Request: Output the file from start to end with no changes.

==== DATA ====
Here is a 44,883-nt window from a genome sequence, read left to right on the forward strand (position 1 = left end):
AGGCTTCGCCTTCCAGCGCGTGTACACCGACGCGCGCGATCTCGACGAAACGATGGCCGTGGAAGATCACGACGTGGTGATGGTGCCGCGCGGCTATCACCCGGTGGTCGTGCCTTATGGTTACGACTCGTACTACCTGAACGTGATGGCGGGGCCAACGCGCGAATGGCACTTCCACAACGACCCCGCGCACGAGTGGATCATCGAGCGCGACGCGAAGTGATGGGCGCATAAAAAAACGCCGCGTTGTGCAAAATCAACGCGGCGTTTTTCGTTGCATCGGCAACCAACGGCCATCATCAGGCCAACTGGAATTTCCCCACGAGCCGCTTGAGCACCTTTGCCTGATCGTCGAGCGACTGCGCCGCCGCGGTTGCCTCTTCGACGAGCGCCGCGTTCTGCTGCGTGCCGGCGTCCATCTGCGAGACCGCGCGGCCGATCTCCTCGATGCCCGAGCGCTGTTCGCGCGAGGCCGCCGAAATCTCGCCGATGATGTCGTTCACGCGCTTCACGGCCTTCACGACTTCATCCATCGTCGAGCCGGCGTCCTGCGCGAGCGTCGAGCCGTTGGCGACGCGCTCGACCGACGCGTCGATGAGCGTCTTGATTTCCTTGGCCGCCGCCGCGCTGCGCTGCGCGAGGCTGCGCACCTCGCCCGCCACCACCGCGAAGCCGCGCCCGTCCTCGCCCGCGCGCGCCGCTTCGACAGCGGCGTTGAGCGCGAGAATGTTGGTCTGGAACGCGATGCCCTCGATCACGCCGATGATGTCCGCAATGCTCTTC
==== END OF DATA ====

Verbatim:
Here is a 44,883-nt window from a genome sequence, read left to right on the forward strand (position 1 = left end):
AGGCTTCGCCTTCCAGCGCGTGTACACCGACGCGCGCGATCTCGACGAAACGATGGCCGTGGAAGATCACGACGTGGTGATGGTGCCGCGCGGCTATCACCCGGTGGTCGTGCCTTATGGTTACGACTCGTACTACCTGAACGTGATGGCGGGGCCAACGCGCGAATGGCACTTCCACAACGACCCCGCGCACGAGTGGATCATCGAGCGCGACGCGAAGTGATGGGCGCATAAAAAAACGCCGCGTTGTGCAAAATCAACGCGGCGTTTTTCGTTGCATCGGCAACCAACGGCCATCATCAGGCCAACTGGAATTTCCCCACGAGCCGCTTGAGCACCTTTGCCTGATCGTCGAGCGACTGCGCCGCCGCGGTTGCCTCTTCGACGAGCGCCGCGTTCTGCTGCGTGCCGGCGTCCATCTGCGAGACCGCGCGGCCGATCTCCTCGATGCCCGAGCGCTGTTCGCGCGAGGCCGCCGAAATCTCGCCGATGATGTCGTTCACGCGCTTCACGGCCTTCACGACTTCATCCATCGTCGAGCCGGCGTCCTGCGCGAGCGTCGAGCCGTTGGCGACGCGCTCGACCGACGCGTCGATGAGCGTCTTGATTTCCTTGGCCGCCGCCGCGCTGCGCTGCGCGAGGCTGCGCACCTCGCCCGCCACCACCGCGAAGCCGCGCCCGTCCTCGCCCGCGCGCGCCGCTTCGACAGCGGCGTTGAGCGCGAGAATGTTGGTCTGGAACGCGATGCCCTCGATCACGCCGATGATGTCCGCAATGCTCTTC